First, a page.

Winemakers From Japanese Region Turn To Fruity Wines To Foster Fame

 


When in doubt, fruit it out.
 
A recent story by Malay Mail Online revealed that Japanese winemakers from Yamanashi Prefecture are turning to koshu, a fruity wine with a “delicate bouquet” to boost their sales and build the reputation of the region.
 
“Koshu has a charm that overseas wines don't have,” winemaker Ayana Misawa told Malay Mail. “Its special clarity and purity, and relatively low alcohol content, are also part of the charm.”
 
Recent developments in international acceptance of the sweet wine have helped the region's cause.
 
“In recent years, Japan varietals 'koshu' and 'Muscat Bailey A' were certified by the International Organisation of Vine and Wine, making its exported wine recognizable in Europe,” the article said.
 
The wine's interesting qualities make it a perfect pairing for Japanese cuisine, Malay Mail said.
 
“White wine from koshu grapes has gained a cult following for its delicate bouquet and affinity with sushi and sashimi,” the article said. “Vintners are hoping to see Yamanashi become a 'terroir' the way Burgundy and Bordeaux are for France.
 
Part of the difficulty of the Japanese winemaker's desire for achieving international record, the article said, is that Japan's best alcoholic exports aren't wine.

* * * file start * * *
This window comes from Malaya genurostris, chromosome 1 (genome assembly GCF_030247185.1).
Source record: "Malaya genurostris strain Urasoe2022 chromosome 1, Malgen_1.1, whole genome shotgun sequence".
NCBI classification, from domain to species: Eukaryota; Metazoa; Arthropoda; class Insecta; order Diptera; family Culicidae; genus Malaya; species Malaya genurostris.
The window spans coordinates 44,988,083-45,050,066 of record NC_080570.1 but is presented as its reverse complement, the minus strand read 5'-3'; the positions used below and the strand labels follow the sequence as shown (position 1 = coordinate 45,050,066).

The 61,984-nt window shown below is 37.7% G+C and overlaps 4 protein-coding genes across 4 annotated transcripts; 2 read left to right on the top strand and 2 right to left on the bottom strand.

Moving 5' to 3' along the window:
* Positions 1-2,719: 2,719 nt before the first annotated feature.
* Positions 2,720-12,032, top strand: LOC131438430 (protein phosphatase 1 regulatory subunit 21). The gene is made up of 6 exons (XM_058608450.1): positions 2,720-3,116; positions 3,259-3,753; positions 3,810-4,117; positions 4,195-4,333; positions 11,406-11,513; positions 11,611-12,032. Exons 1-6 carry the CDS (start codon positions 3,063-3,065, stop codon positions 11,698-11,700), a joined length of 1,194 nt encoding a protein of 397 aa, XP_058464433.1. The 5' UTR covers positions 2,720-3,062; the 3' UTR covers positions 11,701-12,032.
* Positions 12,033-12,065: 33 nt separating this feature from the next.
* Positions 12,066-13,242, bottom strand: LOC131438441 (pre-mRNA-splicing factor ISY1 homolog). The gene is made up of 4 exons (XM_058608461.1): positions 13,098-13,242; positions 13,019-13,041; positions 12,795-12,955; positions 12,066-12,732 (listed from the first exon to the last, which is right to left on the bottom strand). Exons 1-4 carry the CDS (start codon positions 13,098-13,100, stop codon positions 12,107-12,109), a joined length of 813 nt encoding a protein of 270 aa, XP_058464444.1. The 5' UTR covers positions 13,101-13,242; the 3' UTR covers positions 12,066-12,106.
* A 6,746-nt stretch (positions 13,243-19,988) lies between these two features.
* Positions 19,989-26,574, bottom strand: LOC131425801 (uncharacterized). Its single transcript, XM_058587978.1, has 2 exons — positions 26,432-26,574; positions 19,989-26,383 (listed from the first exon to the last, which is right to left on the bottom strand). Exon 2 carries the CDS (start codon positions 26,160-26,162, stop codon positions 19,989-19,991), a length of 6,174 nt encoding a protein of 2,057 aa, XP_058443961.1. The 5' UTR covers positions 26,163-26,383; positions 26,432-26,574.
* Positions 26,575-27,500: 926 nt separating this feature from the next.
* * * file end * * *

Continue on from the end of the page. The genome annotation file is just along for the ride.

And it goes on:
“Japan exported only about 208,000 liters of wine in 2014, compared with about 21.1 million liters of sake and 3.8 million liters of whisky,” Malaysia Mail said.
 
Inside the country's border, wine has yet to become a phenomenon, the article said. Compared with other wine-drinking countries, Japan's consumption is but a hiccup.
“Although wine consumption is growing, Japan has a long way to go,” the article said. “The average French drinker gets through 46.4 liters of wine each year, more than 20 times the amount their counterparts in Japan imbibe on average.”
 
Japan's tepid taste for wine isn't the only hurdle the country's wine producers face, the story said.
 
“Adding to vintner woes is a tendency among farmers to prefer growing table grapes, more profitable than the wine variety,” the article noted.
In fact, only about 2 percent of the country's wines are made exclusively from Japanese grapes. 
 
The country's government is making efforts to designate specific wine growing regions  in order to create a sense of terroir, the article said, but federal regulation “could destroy a new and still immature industry, which has just about 200 wineries.”
 
Winemakers are looking to the 2020 Summer Olympic Games in Tokyo to bolster the country's wine sales. 
 

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